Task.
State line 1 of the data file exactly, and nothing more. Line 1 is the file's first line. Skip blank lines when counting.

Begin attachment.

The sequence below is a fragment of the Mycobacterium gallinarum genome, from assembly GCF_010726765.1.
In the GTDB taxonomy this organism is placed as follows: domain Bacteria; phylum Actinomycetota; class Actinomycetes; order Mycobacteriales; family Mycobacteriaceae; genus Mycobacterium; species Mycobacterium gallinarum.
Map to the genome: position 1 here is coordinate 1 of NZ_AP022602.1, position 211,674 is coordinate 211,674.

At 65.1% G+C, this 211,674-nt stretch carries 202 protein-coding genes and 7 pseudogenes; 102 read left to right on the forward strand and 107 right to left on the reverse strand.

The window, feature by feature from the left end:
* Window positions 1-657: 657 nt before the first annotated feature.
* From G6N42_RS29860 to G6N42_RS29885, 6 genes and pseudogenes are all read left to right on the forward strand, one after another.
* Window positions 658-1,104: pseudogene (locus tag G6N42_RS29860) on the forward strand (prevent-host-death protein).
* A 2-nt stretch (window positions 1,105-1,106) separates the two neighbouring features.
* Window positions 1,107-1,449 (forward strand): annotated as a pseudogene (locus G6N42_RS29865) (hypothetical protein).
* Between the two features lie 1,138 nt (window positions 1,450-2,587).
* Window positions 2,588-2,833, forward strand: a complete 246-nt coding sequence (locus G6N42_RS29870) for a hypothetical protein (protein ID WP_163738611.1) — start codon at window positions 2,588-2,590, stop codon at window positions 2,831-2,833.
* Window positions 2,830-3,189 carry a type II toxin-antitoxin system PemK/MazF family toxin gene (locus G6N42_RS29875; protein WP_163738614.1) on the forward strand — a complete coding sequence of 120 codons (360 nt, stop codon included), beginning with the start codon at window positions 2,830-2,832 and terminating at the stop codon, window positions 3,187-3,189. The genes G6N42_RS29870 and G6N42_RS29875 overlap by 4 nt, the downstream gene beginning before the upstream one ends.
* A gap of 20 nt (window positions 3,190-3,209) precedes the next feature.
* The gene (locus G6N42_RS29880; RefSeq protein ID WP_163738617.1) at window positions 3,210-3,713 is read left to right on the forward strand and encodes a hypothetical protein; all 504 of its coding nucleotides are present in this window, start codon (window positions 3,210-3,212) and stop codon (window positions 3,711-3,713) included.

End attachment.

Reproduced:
The sequence below is a fragment of the Mycobacterium gallinarum genome, from assembly GCF_010726765.1.